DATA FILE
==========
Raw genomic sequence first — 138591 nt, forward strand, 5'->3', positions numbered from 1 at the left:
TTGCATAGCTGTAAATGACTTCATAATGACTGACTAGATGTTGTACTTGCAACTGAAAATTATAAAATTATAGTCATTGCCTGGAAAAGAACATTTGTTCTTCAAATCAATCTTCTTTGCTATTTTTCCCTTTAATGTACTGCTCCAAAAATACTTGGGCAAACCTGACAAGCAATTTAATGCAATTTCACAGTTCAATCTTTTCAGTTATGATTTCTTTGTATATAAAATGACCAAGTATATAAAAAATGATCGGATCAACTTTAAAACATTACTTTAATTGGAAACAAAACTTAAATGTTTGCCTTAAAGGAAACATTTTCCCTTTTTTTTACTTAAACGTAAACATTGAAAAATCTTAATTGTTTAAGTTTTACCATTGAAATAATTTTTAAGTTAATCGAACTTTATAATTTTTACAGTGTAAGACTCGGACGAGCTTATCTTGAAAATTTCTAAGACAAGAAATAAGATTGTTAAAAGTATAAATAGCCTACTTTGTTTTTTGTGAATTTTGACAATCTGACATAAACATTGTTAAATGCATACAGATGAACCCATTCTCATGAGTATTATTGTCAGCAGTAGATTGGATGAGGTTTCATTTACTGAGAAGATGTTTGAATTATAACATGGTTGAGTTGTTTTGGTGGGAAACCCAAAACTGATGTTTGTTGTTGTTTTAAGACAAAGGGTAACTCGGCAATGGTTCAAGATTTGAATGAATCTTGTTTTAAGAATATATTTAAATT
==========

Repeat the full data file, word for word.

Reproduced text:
Raw genomic sequence first — 138591 nt, forward strand, 5'->3', positions numbered from 1 at the left:
TTGCATAGCTGTAAATGACTTCATAATGACTGACTAGATGTTGTACTTGCAACTGAAAATTATAAAATTATAGTCATTGCCTGGAAAAGAACATTTGTTCTTCAAATCAATCTTCTTTGCTATTTTTCCCTTTAATGTACTGCTCCAAAAATACTTGGGCAAACCTGACAAGCAATTTAATGCAATTTCACAGTTCAATCTTTTCAGTTATGATTTCTTTGTATATAAAATGACCAAGTATATAAAAAATGATCGGATCAACTTTAAAACATTACTTTAATTGGAAACAAAACTTAAATGTTTGCCTTAAAGGAAACATTTTCCCTTTTTTTTACTTAAACGTAAACATTGAAAAATCTTAATTGTTTAAGTTTTACCATTGAAATAATTTTTAAGTTAATCGAACTTTATAATTTTTACAGTGTAAGACTCGGACGAGCTTATCTTGAAAATTTCTAAGACAAGAAATAAGATTGTTAAAAGTATAAATAGCCTACTTTGTTTTTTGTGAATTTTGACAATCTGACATAAACATTGTTAAATGCATACAGATGAACCCATTCTCATGAGTATTATTGTCAGCAGTAGATTGGATGAGGTTTCATTTACTGAGAAGATGTTTGAATTATAACATGGTTGAGTTGTTTTGGTGGGAAACCCAAAACTGATGTTTGTTGTTGTTTTAAGACAAAGGGTAACTCGGCAATGGTTCAAGATTTGAATGAATCTTGTTTTAAGAATATATTTAAATT